The company had earlier teased its web3 plans to investors, saying it believed this new experience would build on the current Starbucks Rewards model where customers today earn “stars” which can be exchanged for perks, like free drinks. It envisions Starbucks Odyssey as a way for its most loyal customers to earn a broader set of rewards while also building community.
To develop the project, Starbucks brought in Adam Brotman, the architect of its Mobile Order & Pay system and the Starbucks app, to help serve as a special advisor. Now the co-founder of Forum3, a web3 loyalty startup, Brotman’s team worked on Starbucks Odyssey alongside the Seattle coffee chain’s own marketing, loyalty and technology teams.
While Starbucks had been investigating blockchain technologies for a couple of years, it has only been involved in this particular project for around six months, Starbucks CMO Brady Brewer told TechCrunch. He says the company wanted to invest in this area, but not as a “stunt” side project, as many companies are doing. Rather, it wanted to find a way to use the technology to enhance its business and expand its existing loyalty program.
It opted to make NFTs the passes that allow access to this digital community, but it’s intentionally obscuring the nature of the technology underpinning the experience in order to bring in more consumers — including non-technical people — to the web3 platform.
“It happens to be built on blockchain and web3 technologies, but the customer — to be honest — may very well not even know that what they’re doing is interacting with blockchain technology. It’s just the enabler,” Brewer explains.
To engage with the Starbucks Odyssey experience, Starbucks Rewards members will log in to the web app using their existing loyalty program credentials.
Once there, they’ll be able to engage with various activities, which Starbucks called “journeys” — like playing interactive games or taking on challenges designed to deepen their knowledge of the Starbucks brand or coffee in general. As they complete these journeys, members can collect early digital collectibles in the form of NFTs (non-fungible tokens). Starbucks Odyssey, however, does away with the tech lingo and calls these NFT collectibles “journey stamps” instead.
Additionally, a set of limited-edition NFTs will be available to purchase in the Starbucks Odyessy web app, which also works on mobile devices. Though hosted on the Polygon blockchain, these NFTs will be bought using a credit or debit card — a crypto wallet is not required. The company believes this will make it easier for consumers to engage with the web3 experience by lowering the barrier to entry. It also won’t complicate consumers’ transactions with things like “gas fees,” preferring to offer a bundled price.
The company is not yet ready to share what its NFTs will cost or how many will be available at launch, saying these are decisions that are still being ironed out.
However, the various “stamps” (NFTs) will include a point value based on their rarity and can be bought or sold among Starbucks Odyessy members in the marketplace, with the ownership secured on the blockchain. The artwork on the NFTs is being co-created by Starbucks and outside artists, and a portion of the proceeds from the sale of the limited-edition collectibles will be donated to support causes chosen by Starbucks employees and customers.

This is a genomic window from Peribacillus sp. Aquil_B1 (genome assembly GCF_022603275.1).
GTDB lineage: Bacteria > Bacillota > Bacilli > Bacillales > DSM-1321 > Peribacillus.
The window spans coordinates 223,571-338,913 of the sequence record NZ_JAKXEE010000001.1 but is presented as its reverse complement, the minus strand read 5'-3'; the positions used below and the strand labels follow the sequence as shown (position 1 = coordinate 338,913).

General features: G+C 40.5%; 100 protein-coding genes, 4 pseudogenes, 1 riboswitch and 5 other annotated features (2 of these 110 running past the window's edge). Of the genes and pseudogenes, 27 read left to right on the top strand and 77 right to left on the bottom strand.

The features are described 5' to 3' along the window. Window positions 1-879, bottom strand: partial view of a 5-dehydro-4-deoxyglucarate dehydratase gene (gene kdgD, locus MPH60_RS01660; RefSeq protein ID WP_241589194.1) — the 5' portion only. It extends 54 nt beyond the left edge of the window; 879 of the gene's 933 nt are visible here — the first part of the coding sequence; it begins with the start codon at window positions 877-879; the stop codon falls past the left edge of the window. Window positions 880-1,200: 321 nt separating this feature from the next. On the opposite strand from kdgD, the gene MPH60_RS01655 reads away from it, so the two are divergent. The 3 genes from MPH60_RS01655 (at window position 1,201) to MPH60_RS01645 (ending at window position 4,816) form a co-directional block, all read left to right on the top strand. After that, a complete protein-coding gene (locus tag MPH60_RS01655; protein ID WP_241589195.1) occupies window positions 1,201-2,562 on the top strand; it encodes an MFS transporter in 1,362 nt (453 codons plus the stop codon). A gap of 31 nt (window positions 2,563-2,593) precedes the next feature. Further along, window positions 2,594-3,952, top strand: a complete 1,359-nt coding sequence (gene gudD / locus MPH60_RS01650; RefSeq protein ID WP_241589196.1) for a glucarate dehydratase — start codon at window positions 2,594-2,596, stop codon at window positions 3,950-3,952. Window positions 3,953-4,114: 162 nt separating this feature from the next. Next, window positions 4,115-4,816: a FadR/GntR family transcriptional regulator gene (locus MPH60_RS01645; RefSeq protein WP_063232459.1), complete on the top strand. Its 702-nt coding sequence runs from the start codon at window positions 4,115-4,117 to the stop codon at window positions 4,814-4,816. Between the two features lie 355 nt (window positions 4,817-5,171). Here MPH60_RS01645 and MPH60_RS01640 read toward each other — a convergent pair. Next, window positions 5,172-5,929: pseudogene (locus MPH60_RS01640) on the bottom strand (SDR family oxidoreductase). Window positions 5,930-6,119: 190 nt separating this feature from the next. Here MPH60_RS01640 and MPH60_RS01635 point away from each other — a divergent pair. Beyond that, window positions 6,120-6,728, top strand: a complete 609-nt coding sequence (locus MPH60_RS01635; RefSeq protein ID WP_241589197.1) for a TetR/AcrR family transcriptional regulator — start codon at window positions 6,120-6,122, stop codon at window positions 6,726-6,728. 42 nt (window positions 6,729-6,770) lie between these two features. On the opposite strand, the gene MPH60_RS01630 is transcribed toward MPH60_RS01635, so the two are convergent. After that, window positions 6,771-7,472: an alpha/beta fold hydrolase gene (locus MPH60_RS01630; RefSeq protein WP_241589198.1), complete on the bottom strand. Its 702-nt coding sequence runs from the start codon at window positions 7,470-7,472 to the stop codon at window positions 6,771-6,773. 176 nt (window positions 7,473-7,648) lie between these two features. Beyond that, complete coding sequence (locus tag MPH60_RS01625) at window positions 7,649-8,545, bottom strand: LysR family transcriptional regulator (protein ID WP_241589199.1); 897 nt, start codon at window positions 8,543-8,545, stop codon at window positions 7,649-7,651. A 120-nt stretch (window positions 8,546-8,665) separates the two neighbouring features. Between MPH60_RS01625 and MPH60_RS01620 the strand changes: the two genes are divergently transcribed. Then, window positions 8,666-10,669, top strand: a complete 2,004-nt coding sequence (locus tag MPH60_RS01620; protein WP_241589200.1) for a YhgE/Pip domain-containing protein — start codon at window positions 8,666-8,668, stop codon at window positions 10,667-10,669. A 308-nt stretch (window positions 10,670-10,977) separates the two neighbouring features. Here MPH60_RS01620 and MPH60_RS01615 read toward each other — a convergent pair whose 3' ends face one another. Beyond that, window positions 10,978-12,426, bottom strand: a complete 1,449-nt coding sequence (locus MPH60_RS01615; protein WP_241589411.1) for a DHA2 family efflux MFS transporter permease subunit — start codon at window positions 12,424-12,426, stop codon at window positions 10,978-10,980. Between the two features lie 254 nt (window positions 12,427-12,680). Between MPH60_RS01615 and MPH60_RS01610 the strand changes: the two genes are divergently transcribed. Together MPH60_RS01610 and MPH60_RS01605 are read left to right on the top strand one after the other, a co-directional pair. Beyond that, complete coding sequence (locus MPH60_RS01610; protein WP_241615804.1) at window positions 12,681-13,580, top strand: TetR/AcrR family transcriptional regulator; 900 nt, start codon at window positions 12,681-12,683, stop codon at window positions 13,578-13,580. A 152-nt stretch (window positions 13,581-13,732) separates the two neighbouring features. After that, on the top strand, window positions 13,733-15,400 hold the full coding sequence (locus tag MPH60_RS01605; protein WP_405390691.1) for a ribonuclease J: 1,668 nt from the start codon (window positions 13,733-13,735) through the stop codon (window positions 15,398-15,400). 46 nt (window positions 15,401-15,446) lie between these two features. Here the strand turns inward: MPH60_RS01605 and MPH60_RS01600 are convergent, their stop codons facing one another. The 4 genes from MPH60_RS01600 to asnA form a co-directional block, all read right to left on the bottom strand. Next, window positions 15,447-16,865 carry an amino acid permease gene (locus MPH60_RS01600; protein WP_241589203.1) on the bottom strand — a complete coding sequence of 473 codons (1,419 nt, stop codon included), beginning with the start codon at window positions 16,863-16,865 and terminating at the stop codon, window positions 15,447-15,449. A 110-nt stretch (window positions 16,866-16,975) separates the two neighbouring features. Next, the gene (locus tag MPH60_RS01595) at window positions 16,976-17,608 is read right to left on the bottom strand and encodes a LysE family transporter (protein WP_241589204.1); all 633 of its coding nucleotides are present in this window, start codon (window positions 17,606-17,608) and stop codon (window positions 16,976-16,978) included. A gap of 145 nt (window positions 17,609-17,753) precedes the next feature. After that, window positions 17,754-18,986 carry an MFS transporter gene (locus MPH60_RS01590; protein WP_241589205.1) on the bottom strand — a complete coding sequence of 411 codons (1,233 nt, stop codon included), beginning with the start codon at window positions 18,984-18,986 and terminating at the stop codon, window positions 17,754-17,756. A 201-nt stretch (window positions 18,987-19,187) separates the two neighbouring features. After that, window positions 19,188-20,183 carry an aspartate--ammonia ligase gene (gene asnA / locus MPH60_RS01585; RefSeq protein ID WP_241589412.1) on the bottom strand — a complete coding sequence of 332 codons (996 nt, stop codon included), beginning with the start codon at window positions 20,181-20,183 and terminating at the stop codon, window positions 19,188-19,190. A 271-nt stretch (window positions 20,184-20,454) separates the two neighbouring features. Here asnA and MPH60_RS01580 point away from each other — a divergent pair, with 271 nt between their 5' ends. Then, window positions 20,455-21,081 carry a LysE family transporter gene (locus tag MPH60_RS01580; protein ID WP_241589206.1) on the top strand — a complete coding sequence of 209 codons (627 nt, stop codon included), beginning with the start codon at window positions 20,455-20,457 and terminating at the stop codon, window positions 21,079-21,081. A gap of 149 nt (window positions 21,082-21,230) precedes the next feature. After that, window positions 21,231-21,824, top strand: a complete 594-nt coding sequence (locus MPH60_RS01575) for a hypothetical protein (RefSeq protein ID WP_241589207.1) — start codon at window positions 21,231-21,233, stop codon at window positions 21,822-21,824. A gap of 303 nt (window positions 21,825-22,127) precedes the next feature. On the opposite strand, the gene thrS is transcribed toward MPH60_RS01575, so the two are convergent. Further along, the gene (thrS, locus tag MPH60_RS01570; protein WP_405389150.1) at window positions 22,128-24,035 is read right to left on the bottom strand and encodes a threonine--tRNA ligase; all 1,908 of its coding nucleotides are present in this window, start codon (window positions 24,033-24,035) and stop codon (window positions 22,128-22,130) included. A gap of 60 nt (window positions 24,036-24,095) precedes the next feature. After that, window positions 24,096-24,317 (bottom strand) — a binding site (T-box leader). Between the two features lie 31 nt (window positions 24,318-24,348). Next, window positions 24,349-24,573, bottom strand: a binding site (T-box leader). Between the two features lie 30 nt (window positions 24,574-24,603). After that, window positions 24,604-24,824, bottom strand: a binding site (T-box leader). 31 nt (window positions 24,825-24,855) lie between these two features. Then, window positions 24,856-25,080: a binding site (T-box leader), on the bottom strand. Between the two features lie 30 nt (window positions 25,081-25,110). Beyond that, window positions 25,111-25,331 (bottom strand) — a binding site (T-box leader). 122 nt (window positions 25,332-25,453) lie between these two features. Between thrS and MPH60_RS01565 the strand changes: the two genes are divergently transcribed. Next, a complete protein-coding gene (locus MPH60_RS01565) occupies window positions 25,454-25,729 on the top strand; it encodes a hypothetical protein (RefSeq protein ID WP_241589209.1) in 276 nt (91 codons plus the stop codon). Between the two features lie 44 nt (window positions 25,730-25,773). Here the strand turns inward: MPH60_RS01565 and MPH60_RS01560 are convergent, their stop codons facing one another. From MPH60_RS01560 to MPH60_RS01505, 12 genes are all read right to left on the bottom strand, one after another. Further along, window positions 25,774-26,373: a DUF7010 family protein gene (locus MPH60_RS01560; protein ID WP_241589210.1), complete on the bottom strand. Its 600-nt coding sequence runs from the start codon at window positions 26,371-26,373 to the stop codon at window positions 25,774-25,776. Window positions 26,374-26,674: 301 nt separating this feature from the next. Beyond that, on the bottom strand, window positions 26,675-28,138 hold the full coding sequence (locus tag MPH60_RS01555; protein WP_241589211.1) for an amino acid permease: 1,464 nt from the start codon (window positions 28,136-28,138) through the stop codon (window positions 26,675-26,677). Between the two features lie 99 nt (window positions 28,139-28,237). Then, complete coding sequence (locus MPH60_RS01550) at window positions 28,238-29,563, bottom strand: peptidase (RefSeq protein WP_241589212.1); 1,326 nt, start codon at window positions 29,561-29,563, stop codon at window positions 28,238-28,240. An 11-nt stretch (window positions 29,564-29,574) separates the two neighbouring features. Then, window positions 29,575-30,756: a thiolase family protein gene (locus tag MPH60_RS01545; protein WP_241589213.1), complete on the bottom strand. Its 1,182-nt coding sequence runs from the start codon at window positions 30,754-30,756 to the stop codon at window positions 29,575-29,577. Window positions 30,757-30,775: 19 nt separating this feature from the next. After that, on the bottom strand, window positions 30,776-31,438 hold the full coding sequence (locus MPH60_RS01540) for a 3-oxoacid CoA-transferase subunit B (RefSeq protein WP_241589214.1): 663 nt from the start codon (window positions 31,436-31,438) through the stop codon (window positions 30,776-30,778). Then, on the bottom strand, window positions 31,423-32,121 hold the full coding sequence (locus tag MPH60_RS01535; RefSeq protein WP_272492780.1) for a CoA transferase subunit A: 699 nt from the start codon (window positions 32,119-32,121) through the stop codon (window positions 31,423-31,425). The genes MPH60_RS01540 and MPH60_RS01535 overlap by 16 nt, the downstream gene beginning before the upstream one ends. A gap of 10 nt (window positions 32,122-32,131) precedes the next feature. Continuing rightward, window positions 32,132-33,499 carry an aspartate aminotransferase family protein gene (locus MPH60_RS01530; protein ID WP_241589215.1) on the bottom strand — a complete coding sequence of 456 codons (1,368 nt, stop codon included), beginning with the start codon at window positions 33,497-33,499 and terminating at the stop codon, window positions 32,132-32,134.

By collecting the stamps, members will gain points that can unlock exclusive benefits.
These perks go beyond those you can earn with a traditional Starbucks Rewards account and its “stars.” While today, members can earn things like free coffee, free food or select merchandise, the points earned in Starbucks Odyessy will translate into experiences and other benefits.

Starbucks Hacienda Alsacia. Image Credits: Starbucks(opens in a new window)
On the lower end, that could be a virtual espresso martini-making class or access to unique merchandise and artist collaborations. As you gain more points, you may earn invites to special events hosted at Starbucks Reserve Roasteries, or even earn a trip to the Starbucks Hacienda Alsacia coffee farm in Costa Rica. It’s expected the very largest perks will be reserved for those who purchase NFTs, though lesser versions may be offered to those who earn their way up.
For instance, a paid NFT could offer the full travel package and farm tour, while an earned NFT could offer the tour alone with flights and hotels left up to the user. Starbucks hasn’t made any formal decisions on this front, however.
But what the company can say is that it wants to deeply integrate the program with its existing loyalty rewards, beyond simply using the same user account credentials for both programs.
Brewer says Starbucks is already imagining how some of the activities that earn NFTs will be connected to real-world Starbucks purchases, for instance.
In Odyssey, users earn NFTs by doing challenges, which might also include a real-world activity like “try three things on the espresso menu.” This would require the user to show their barcode at checkout — as they would if earning stars — to have their transaction counted toward the Starbuck Odyssey challenge. The company is still determining what mix of games, challenges and quests it will include at launch.
“But we’ll have experiences that do link directly to customers’ behavior in our stores,” Brewer stresses. Most importantly, the company wants to make gaining NFTs something anyone can do — not just those with money to blow on digital collectibles, as is often the case with current NFT communities, which price out the average user.
“There will be a lot of ways for people to earn [rewards] without having to spend a lot of money,” says Brewer. “We want to make this super easy and accessible. There will be plenty of everyday experiences customers can earn like virtual classes or access to limited edition merchandise, for instance. “The range of experiences will be quite vast and very accessible,” he adds.